Ajuma smiled and stared at the screen of her computer, refreshing to see what’s new in her mailbox. She scrolled through several mails from some of her correspondents, her office, some bills receipt here and there before stumbling on what she was looking for. She had left home early enough today so as to make her appointment with the doctor at Cedar Crest Hospitals Ltd.

Top notch hospitality, good health care services, she must say. 

The only clause was the doctor insisting she ran a pregnancy test after hearing her complaints.

Something about “pregnancy being a differential for a woman in her reproductive age with all the symptoms she’d mentioned.

She couldn’t be pregnant.​

Well, not as though she never wish and pray the test comes out positive, she wasn’t going to let her mind go on that wish trip that always ended in rude and painful disappointment. 

For three years, Linus and her have been trying. Once,she got this close to it but…

She tapped on the mouse of her computer and waited for it to load.

“Itodo!” Arnold’s loud voice came loudly from his office. “Get over here.” His voice rose her to her full height of five feet, two inches and into his office in split seconds.

                 Arnold’s face didn’t match the voice that just summoned her. Ajuma thought she saw a smile somewhere around his lips but she wouldn’t jump the gun yet. She waited as he rested his back, pulled a white envelope and stretched it towards her.

                  Ajuma felt blood dry up on her face. Everyone thought her too bold and daring for comfort. She’d even had confrontations once or twice with her bosses but now wasn’t the time to sack her. 


Not with every wrong thing going on right now. 

Her fingers jittered as she opened the envelope slowly before bringing out the paper. Gently, she unfolded and for no reason at all, her eyes caught the letterhead first. So it’s an official letter.

“Well, congratulations, Mrs. Itodo.” Arnold called out just when her eyes caught the title.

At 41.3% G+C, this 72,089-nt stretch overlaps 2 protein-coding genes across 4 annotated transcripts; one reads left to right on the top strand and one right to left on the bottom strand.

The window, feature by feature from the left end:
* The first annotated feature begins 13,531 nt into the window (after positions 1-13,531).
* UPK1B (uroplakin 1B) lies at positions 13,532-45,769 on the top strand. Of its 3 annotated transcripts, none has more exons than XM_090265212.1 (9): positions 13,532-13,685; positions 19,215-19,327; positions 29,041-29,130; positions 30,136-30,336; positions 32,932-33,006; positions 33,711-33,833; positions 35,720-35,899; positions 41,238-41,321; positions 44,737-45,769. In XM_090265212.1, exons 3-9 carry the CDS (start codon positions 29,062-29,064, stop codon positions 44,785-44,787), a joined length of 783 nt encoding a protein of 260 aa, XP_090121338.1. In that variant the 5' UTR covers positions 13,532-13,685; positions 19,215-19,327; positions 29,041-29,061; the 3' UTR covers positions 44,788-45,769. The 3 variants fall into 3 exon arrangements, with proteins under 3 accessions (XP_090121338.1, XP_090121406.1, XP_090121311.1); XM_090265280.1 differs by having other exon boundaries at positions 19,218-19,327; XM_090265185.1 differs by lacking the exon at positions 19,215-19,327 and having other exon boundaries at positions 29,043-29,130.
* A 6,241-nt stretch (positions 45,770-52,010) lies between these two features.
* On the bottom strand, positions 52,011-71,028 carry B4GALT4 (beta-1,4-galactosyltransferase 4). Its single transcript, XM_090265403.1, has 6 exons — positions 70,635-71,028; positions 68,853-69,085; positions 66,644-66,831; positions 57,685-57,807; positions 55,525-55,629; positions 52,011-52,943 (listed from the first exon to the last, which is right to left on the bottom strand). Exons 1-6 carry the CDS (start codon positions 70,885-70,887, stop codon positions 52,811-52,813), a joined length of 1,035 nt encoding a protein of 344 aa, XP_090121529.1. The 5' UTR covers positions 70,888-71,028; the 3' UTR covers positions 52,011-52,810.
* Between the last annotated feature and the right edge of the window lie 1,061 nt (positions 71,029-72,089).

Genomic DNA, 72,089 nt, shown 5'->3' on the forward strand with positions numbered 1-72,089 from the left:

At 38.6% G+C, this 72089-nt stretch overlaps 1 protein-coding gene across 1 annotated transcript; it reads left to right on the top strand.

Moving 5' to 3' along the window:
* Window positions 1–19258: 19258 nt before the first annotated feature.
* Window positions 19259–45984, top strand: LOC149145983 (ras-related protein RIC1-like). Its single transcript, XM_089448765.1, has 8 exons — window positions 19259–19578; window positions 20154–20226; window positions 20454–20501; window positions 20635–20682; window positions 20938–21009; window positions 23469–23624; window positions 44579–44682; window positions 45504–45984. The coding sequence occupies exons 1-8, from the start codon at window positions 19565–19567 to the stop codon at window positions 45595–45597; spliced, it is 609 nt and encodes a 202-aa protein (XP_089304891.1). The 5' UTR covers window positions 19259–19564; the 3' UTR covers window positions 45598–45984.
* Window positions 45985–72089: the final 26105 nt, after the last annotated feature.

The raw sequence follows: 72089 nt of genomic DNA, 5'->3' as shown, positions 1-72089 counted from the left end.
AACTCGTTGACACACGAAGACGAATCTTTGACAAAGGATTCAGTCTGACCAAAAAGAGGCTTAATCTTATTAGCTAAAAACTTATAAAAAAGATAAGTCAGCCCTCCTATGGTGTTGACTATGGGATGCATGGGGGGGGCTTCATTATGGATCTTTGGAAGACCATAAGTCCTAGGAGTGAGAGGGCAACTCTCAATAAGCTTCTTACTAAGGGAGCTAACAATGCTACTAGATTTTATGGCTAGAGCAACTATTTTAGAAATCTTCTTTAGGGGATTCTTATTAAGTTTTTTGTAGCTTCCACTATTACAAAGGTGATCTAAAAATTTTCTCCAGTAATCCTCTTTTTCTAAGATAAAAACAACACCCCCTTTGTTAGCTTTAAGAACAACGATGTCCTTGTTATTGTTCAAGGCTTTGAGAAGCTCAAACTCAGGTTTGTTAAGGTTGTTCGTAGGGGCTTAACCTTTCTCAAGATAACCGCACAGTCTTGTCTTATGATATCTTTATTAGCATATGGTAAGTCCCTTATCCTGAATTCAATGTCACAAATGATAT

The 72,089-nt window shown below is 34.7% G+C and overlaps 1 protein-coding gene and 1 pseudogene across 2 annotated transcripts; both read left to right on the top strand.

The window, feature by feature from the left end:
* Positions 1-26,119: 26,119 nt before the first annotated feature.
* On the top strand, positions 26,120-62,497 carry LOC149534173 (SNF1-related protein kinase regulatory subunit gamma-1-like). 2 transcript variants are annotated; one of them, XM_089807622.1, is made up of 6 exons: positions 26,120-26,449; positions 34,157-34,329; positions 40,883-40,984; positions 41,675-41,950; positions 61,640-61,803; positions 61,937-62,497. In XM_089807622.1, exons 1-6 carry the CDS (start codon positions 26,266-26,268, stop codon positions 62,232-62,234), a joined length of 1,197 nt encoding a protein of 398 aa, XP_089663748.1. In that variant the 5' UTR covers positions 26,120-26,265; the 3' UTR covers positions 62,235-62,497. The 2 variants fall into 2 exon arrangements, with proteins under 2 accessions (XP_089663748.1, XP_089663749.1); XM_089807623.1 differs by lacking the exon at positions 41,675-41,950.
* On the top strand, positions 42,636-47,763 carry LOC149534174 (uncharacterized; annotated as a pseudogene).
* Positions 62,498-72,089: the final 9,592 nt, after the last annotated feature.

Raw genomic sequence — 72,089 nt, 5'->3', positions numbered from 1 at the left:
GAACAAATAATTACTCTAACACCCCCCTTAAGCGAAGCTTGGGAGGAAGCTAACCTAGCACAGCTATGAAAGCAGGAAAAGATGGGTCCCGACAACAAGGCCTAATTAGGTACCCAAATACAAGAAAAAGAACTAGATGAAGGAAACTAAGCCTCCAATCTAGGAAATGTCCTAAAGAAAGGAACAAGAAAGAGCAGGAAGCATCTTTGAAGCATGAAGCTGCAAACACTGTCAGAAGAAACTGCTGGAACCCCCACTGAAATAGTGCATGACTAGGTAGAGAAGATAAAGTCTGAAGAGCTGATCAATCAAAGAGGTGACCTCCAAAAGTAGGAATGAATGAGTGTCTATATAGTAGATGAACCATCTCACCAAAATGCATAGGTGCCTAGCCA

Ajuma wanted to scream, she wanted to drop on the floor in spite of herself and roll. She wanted to do many things but her tongue felt tight and only a tear drop rolled down her powdered face. 

“Sir,” she finally found her voice after reading the body of the letter and all the juicy benefits due her new position. “Sir, you mean, I am…”

“A well deserving promotion I must say, Itodo. I expect nothing but the best from this establishment under your leadership.”

“Thank you so much, sir. I would not disappoint sir.” She tried to contain her joy now as a broad smile spread across her lips. If she can, she would be hugging Mr. Arnold tightly right now out of excitement. 

                  She folded the paper neatly into the envelope, seeing that Mr. Arnold’s attention had returned to his computer. She slowly walked back to the newsroom as other reporters seem to be buried in their work. There was no need distracting them. She walked like she stepped on eggshells and was only an inch nearer her cubicle when she heard an uproar,

“Congratulations,  Itodo.”

She turned to see all the reporters on their feet now, cheering excitedly with empty glass cups in their hands.

Oh! They knew?

“Congratulations, A-jay!” Dede called from behind her and she jerked back. 

“You knew too?”

He gave a mischievous smile as he handed over a glass cup to her. He then brought out a big wine bottle and popped it open.

Loud cheers came from the other reporters. 

“To the newest and youngest GM…” Dede started and everyone made a toast to her. 

             The mini celebration continued for a few minutes before she was allowed to finally go into her cubicle. The new promotion is in effect from Monday, four days away. She felt mesmerized as she took her seat in front of the computer whose black screen stared back at her. She didn’t know how to sink into the news. It felt like a dream come true. Like it was too good to be true. 

Not sure of what was best to do, she picked her phone and tapped on it.

“…currently switched off, please try again la…” she ended the call willing herself not to worry about Linus’phone being switched off in the afternoon. She would just complete the story she’s working on and go…

Go home.

               She dragged the mouse until the computer woke up. She’d completely forgotten about the mail that was now open before her. Her eyes traveled through the letter from the doctor. As she saw the reported results of the test, particularly the pregnancy test, her eyes glimmered with watery tears and she felt the whole world spin round about her. She tried not to scream as the water rushed down from her face like a waterfall. She hoped no one noticed her.

“A-jay…” she heard Dede’s voice calling her from his cubicle.

She needed to act fast before he walked to her so she pulled her handbag and put a notepad in it. 

It was time to go home, she affirmed, dabbing her tears with a face wipe.

“Yes, Dede!” she tried to sound as normal as possible while placing her sunglasses and rising up. “I need to go home now.”

He shrugged. “You are the GM.”

She smiled faintly and dashed out through the back door at the drop of a hat.